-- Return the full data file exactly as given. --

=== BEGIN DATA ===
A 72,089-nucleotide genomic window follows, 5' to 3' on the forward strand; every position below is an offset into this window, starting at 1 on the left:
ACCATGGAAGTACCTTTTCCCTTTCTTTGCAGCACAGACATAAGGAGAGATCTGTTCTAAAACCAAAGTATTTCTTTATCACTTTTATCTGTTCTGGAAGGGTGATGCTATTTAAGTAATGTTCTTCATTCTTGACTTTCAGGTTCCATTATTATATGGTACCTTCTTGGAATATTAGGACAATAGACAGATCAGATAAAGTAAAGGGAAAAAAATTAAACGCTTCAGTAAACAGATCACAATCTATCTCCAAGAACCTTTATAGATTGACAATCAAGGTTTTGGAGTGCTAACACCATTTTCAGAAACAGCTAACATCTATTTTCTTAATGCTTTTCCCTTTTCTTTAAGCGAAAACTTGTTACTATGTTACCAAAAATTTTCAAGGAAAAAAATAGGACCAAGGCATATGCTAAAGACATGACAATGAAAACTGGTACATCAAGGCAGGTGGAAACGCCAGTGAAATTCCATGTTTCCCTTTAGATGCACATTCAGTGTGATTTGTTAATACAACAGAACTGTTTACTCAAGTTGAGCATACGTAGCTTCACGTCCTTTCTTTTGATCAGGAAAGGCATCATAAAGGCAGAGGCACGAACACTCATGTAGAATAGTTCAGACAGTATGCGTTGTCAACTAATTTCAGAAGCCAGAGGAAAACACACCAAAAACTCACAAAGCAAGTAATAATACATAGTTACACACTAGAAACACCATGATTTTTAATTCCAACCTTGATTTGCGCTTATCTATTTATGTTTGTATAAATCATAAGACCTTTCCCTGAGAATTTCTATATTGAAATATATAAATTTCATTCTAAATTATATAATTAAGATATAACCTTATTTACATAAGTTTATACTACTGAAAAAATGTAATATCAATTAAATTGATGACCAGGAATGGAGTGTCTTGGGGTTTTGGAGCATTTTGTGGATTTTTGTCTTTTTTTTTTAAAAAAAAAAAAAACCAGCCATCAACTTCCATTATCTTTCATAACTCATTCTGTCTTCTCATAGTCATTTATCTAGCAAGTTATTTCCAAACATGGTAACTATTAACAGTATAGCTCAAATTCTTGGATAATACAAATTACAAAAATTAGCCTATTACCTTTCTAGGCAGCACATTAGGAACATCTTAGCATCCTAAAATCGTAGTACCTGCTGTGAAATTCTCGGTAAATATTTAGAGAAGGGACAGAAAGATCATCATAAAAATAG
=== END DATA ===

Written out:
A 72,089-nucleotide genomic window follows, 5' to 3' on the forward strand; every position below is an offset into this window, starting at 1 on the left:
ACCATGGAAGTACCTTTTCCCTTTCTTTGCAGCACAGACATAAGGAGAGATCTGTTCTAAAACCAAAGTATTTCTTTATCACTTTTATCTGTTCTGGAAGGGTGATGCTATTTAAGTAATGTTCTTCATTCTTGACTTTCAGGTTCCATTATTATATGGTACCTTCTTGGAATATTAGGACAATAGACAGATCAGATAAAGTAAAGGGAAAAAAATTAAACGCTTCAGTAAACAGATCACAATCTATCTCCAAGAACCTTTATAGATTGACAATCAAGGTTTTGGAGTGCTAACACCATTTTCAGAAACAGCTAACATCTATTTTCTTAATGCTTTTCCCTTTTCTTTAAGCGAAAACTTGTTACTATGTTACCAAAAATTTTCAAGGAAAAAAATAGGACCAAGGCATATGCTAAAGACATGACAATGAAAACTGGTACATCAAGGCAGGTGGAAACGCCAGTGAAATTCCATGTTTCCCTTTAGATGCACATTCAGTGTGATTTGTTAATACAACAGAACTGTTTACTCAAGTTGAGCATACGTAGCTTCACGTCCTTTCTTTTGATCAGGAAAGGCATCATAAAGGCAGAGGCACGAACACTCATGTAGAATAGTTCAGACAGTATGCGTTGTCAACTAATTTCAGAAGCCAGAGGAAAACACACCAAAAACTCACAAAGCAAGTAATAATACATAGTTACACACTAGAAACACCATGATTTTTAATTCCAACCTTGATTTGCGCTTATCTATTTATGTTTGTATAAATCATAAGACCTTTCCCTGAGAATTTCTATATTGAAATATATAAATTTCATTCTAAATTATATAATTAAGATATAACCTTATTTACATAAGTTTATACTACTGAAAAAATGTAATATCAATTAAATTGATGACCAGGAATGGAGTGTCTTGGGGTTTTGGAGCATTTTGTGGATTTTTGTCTTTTTTTTTTAAAAAAAAAAAAAACCAGCCATCAACTTCCATTATCTTTCATAACTCATTCTGTCTTCTCATAGTCATTTATCTAGCAAGTTATTTCCAAACATGGTAACTATTAACAGTATAGCTCAAATTCTTGGATAATACAAATTACAAAAATTAGCCTATTACCTTTCTAGGCAGCACATTAGGAACATCTTAGCATCCTAAAATCGTAGTACCTGCTGTGAAATTCTCGGTAAATATTTAGAGAAGGGACAGAAAGATCATCATAAAAATAG